The most recent systematic review assessing the seasonality of suicide was conducted by Galvão et al13 as part of a broader review of the temporal distribution of suicide. This comprehensive review included 45 studies across 26 countries. Of the 19 studies that specifically assessed seasonality, the majority found a peak in either spring or summer (13 studies58–70), while the remainder found no significant pattern (4 studies71–74) or found an autumn peak (1 study64) (Table 6). The final study75 assessing suicide seasonality reported a significant seasonal pattern without specifying when this peaked. Furthermore, 27 of the included studies analyzed the monthly distribution of suicide. Of these, 81.5% found a peak in a month corresponding with spring or summer. Importantly, the findings in this review13 applied to both men and women, all age groups, people in rural and urban areas, varying religious affiliations, and a wide range of countries, suggesting a universal trend. Further analysis shows that the magnitude of this variation results in 11%–23% more suicides in spring and summer.68 This pattern to seasonality for suicide was further affirmed by a more recent non-systematic literature review.14

The presence of a spring or summer peak to suicide was also identified in 2 earlier systematic reviews by Christodoulou et al16 and Ajdacic-Gross et al.17 While both found this trend, the former16 also identified a smaller autumn peak in some countries, particularly among women. Both reviews also found that suicides by violent methods display a greater spring and summer peak, with Christodoulou et al16 suggesting this subgroup displays a greater amplitude of seasonality, while Ajdacic-Gross and colleagues17 found that seasonality was often only present in violent suicides compared to other methods. Furthermore, Christodoulou et al16 also found a greater spring and summer peak in male suicides and in suicides committed by people with psychiatric disorders. Finally, one notable finding from the review by Ajdacic-Gross et al17 was that the overall amplitude of seasonality has been decreasing in recent decades, which the authors attribute to an overall decrease in the prevalence of suicide by violent methods.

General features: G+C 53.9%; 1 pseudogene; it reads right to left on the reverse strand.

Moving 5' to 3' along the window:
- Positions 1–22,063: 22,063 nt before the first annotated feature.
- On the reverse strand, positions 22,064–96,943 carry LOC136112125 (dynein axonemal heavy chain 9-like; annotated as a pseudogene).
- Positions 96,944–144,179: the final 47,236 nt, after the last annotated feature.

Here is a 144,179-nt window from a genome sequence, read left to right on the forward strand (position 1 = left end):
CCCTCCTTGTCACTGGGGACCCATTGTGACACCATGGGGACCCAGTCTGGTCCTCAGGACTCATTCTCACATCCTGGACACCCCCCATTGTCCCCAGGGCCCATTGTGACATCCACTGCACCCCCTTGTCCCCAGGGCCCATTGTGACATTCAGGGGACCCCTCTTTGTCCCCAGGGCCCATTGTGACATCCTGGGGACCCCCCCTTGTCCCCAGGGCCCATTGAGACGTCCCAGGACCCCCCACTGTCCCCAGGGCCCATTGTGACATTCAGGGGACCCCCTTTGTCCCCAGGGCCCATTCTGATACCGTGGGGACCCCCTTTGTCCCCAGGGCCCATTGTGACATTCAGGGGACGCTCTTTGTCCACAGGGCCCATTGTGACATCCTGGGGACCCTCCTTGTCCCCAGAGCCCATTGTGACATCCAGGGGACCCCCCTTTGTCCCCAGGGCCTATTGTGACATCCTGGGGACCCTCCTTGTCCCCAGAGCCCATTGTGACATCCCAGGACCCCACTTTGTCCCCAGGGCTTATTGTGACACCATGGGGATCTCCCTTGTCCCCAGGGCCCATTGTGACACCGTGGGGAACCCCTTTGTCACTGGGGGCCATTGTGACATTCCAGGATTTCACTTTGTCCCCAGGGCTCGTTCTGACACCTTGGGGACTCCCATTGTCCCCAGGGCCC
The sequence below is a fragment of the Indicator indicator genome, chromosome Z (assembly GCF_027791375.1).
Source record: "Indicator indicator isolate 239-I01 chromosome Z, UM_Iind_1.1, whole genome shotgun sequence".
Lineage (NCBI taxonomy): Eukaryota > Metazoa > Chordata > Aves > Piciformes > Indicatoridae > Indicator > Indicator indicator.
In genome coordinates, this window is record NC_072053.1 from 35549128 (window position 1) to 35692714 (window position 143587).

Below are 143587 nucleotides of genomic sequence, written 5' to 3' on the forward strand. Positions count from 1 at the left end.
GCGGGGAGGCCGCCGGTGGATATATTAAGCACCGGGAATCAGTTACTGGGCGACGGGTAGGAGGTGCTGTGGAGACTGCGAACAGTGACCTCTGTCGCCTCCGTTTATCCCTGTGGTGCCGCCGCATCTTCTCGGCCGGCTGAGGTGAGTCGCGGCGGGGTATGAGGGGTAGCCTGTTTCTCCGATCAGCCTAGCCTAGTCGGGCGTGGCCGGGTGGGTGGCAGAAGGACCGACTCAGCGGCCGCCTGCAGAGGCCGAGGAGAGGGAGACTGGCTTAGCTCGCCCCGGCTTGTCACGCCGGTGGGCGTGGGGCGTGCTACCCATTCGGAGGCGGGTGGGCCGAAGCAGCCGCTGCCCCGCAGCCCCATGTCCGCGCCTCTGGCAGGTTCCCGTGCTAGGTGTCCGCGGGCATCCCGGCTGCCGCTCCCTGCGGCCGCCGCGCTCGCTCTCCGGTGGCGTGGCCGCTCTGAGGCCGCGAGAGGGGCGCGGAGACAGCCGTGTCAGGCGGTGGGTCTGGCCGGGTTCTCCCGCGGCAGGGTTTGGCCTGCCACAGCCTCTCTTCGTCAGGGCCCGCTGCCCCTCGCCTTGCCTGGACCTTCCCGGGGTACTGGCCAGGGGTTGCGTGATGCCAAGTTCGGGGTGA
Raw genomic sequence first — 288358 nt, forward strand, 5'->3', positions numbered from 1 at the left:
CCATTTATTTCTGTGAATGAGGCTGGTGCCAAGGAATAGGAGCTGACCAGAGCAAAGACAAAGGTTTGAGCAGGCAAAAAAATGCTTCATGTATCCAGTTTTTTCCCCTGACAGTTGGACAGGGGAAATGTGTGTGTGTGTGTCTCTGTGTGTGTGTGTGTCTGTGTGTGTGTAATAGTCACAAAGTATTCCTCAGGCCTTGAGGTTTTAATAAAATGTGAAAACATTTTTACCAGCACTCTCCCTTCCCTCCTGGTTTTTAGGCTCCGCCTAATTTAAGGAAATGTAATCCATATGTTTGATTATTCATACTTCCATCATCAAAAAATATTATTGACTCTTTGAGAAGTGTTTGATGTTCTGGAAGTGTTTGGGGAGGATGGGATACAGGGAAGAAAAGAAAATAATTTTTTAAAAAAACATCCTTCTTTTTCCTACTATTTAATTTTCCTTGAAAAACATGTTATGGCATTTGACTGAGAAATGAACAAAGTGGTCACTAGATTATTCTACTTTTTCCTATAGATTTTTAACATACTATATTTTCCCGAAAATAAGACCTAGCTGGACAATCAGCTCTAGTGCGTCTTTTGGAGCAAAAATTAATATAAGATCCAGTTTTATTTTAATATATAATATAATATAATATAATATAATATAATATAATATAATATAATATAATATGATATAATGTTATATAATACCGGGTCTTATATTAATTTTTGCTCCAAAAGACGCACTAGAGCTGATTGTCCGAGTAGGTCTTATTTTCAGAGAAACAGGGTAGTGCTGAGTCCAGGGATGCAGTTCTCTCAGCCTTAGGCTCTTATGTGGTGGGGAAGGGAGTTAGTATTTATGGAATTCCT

Seasonality has significant effects on mood and demand for behavioral and psychiatric health care. There is substantial evidence for a statistically significant spring and summer peak of suicide rates. ED self-harm–related presentations tend to correspond with this spring and summer seasonality. There is a clear spring and summer peak to admission rates for mania in people with bipolar disorder, while conversely for bipolar disorder depression there is a suggestion of a winter peak, but these patterns are not as marked for unipolar depression. There is evidence suggestive of winter peaks for depression, particularly depressive symptoms, in the community, which may be more pronounced among people with clinical depressive disorders. There is also some evidence for a winter trough in mood in people with bipolar disorder; however, this remains inconclusive. Overall, broad trends point toward a winter worsening of both bipolar (including hospital admissions) and unipolar depression but a clear spring and summer peak for ED self-harm–related presentations, mania-related hospital admissions, and suicide rates.